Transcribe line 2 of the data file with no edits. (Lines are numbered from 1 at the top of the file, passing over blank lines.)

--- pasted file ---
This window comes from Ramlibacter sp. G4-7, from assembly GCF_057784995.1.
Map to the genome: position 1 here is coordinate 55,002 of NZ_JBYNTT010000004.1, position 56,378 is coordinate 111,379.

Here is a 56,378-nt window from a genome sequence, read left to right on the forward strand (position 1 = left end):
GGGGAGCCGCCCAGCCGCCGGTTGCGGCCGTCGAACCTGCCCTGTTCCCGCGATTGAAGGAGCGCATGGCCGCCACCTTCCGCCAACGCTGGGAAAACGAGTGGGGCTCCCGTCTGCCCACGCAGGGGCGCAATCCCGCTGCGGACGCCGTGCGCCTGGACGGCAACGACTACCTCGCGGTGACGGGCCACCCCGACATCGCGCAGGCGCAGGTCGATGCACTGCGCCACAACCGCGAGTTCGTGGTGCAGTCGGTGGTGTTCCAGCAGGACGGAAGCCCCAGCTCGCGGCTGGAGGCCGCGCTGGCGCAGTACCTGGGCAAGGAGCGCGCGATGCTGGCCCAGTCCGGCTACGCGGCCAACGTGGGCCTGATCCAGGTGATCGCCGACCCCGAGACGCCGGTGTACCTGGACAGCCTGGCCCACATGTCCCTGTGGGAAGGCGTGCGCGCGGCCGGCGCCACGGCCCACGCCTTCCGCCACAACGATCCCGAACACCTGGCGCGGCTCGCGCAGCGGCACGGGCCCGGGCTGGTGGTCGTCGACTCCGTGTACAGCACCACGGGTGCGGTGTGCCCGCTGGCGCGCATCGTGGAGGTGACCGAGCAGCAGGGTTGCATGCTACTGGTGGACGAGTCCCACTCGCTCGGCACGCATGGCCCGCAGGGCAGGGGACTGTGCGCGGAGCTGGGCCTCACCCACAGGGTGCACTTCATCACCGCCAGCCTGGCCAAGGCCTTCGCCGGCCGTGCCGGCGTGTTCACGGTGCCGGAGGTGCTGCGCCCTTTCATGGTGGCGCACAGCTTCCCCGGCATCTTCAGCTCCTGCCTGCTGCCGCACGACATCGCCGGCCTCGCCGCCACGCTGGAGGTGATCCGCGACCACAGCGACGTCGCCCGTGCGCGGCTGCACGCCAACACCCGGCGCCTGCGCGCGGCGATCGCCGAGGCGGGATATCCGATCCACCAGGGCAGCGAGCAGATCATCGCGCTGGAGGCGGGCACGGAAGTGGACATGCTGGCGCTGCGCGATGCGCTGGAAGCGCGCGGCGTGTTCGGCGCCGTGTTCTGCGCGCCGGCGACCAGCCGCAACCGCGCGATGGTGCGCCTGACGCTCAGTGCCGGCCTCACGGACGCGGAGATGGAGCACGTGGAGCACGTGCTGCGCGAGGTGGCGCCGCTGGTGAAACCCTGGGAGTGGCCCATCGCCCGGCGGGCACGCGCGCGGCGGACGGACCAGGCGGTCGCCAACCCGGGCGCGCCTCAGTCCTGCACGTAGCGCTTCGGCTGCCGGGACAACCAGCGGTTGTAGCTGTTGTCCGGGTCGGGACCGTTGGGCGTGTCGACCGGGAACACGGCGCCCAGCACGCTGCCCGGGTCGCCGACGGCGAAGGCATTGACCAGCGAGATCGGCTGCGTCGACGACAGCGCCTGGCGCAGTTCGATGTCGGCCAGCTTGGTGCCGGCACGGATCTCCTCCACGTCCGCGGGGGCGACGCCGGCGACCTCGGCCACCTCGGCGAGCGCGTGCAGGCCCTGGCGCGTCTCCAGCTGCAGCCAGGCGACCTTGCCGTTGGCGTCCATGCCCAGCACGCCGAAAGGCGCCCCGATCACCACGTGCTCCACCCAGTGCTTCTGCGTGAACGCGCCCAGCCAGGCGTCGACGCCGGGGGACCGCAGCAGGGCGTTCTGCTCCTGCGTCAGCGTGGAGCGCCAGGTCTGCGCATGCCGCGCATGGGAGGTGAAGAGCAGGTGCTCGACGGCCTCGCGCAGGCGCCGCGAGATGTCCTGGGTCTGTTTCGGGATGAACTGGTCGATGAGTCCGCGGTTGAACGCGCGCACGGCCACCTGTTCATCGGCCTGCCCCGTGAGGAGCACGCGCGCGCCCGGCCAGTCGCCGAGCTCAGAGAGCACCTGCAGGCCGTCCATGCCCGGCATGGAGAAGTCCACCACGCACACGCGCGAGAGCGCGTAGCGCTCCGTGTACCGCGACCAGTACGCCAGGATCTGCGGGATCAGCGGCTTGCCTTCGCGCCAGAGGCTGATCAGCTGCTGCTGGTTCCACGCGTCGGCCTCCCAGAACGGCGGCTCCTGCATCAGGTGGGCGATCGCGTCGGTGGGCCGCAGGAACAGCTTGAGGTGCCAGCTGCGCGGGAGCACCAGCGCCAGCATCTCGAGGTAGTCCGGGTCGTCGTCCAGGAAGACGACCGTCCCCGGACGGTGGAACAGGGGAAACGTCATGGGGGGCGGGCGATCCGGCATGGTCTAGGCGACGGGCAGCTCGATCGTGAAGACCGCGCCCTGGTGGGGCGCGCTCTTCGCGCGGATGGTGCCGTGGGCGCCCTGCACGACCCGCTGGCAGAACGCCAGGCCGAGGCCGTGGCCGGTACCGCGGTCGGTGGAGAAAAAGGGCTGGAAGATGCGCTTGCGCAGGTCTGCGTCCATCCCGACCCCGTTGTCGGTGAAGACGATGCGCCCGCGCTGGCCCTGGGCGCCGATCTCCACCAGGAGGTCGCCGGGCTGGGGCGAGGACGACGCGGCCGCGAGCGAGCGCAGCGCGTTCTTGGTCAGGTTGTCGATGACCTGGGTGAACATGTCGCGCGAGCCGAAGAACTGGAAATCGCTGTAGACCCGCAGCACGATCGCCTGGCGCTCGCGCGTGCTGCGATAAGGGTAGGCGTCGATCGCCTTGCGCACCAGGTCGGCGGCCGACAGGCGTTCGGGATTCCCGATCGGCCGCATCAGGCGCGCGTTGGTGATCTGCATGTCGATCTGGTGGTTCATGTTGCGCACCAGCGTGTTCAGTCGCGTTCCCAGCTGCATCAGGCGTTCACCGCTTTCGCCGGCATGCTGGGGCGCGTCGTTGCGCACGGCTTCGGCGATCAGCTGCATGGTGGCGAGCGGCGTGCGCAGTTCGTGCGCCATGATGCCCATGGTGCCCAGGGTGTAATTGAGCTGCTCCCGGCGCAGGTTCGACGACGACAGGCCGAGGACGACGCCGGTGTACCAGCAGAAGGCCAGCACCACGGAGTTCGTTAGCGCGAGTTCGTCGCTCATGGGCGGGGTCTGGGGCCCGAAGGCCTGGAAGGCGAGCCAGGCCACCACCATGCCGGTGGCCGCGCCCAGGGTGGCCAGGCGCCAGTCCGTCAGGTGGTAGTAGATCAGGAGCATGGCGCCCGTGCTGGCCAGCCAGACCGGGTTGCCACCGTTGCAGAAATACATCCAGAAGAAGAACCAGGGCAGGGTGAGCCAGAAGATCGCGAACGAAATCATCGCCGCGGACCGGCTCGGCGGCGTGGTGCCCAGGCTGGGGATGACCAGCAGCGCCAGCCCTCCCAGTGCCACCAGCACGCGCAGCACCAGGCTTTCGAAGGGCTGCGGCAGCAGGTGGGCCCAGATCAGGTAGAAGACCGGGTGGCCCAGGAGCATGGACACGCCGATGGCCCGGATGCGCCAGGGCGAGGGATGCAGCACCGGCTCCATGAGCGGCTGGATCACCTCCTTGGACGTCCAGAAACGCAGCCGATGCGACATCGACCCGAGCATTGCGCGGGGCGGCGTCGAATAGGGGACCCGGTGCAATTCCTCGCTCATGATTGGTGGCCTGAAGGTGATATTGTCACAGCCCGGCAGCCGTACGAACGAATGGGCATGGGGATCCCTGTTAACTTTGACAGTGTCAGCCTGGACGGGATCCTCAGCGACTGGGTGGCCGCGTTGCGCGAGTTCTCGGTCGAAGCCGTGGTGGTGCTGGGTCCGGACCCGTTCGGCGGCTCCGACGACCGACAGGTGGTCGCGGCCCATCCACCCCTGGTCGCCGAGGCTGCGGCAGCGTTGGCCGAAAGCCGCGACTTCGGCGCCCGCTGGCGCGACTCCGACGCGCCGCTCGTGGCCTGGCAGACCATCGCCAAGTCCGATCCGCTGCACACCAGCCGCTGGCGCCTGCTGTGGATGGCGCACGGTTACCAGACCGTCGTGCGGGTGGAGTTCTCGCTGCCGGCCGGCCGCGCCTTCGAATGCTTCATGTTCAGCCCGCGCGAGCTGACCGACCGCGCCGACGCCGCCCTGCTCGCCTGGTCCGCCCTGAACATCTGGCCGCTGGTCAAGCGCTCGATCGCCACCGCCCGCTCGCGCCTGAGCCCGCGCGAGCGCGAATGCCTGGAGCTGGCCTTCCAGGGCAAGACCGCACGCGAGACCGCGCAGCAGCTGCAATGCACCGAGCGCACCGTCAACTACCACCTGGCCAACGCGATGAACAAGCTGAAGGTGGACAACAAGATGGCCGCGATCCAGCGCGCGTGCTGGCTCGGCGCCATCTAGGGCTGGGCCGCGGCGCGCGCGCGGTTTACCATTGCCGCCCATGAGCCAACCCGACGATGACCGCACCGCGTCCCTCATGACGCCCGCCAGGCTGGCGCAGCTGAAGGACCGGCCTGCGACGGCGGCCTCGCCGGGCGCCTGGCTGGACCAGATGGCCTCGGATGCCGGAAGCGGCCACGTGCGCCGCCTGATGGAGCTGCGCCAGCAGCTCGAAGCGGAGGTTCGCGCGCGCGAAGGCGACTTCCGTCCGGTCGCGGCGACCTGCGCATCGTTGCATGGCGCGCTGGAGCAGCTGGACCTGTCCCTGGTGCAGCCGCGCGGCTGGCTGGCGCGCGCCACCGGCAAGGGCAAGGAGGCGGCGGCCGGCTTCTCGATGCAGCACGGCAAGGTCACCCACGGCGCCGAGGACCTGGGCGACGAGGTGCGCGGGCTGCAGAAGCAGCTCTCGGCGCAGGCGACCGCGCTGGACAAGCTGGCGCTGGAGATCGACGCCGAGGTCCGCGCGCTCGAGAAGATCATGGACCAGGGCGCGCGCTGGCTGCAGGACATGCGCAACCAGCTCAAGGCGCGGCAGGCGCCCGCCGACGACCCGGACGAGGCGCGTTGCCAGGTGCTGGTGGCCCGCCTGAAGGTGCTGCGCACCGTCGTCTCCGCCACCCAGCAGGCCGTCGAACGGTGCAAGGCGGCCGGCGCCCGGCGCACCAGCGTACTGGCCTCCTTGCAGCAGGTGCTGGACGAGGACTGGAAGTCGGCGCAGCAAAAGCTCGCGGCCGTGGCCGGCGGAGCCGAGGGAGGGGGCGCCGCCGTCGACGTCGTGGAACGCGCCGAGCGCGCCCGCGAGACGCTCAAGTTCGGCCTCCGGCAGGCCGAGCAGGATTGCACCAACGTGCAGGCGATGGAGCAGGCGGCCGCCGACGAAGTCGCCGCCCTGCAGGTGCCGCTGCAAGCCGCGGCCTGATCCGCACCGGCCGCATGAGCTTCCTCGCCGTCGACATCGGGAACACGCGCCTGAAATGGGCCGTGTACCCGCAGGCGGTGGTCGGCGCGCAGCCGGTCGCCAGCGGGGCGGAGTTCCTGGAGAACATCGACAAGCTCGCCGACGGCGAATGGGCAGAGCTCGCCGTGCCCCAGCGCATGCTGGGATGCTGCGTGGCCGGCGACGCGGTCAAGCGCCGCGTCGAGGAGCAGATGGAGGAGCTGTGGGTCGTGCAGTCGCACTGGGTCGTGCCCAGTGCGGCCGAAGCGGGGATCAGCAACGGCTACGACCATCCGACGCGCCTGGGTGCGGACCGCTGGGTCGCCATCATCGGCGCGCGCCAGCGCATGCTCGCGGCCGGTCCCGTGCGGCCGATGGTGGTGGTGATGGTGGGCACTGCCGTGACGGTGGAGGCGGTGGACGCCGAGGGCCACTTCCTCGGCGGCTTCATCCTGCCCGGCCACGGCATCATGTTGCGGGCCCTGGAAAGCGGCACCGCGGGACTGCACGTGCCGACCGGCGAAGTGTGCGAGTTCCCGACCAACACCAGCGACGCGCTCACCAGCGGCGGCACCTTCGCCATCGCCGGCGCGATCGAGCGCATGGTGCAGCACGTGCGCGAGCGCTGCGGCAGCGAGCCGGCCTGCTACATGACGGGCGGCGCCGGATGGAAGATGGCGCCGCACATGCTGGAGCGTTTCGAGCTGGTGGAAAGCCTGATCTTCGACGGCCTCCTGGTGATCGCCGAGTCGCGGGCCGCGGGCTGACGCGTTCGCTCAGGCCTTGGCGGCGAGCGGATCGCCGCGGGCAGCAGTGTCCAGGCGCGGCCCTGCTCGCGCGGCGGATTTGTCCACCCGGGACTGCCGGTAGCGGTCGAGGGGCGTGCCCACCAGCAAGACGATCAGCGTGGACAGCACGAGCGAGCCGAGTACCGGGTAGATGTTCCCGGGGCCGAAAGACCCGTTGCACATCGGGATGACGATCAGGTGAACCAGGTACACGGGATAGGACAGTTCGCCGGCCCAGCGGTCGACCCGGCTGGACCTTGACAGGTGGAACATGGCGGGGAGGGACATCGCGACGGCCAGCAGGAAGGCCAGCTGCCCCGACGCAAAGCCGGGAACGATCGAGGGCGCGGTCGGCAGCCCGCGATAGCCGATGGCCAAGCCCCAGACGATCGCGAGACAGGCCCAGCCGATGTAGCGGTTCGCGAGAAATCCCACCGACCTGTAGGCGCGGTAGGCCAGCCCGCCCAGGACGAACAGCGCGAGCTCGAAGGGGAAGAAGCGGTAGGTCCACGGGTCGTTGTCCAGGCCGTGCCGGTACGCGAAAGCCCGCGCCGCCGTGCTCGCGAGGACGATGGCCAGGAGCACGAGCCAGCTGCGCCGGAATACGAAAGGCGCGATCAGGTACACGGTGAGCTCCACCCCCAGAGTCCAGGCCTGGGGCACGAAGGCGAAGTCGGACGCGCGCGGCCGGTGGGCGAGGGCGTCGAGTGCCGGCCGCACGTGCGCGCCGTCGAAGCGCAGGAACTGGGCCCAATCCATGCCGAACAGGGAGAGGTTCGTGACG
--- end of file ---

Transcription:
Map to the genome: position 1 here is coordinate 55,002 of NZ_JBYNTT010000004.1, position 56,378 is coordinate 111,379.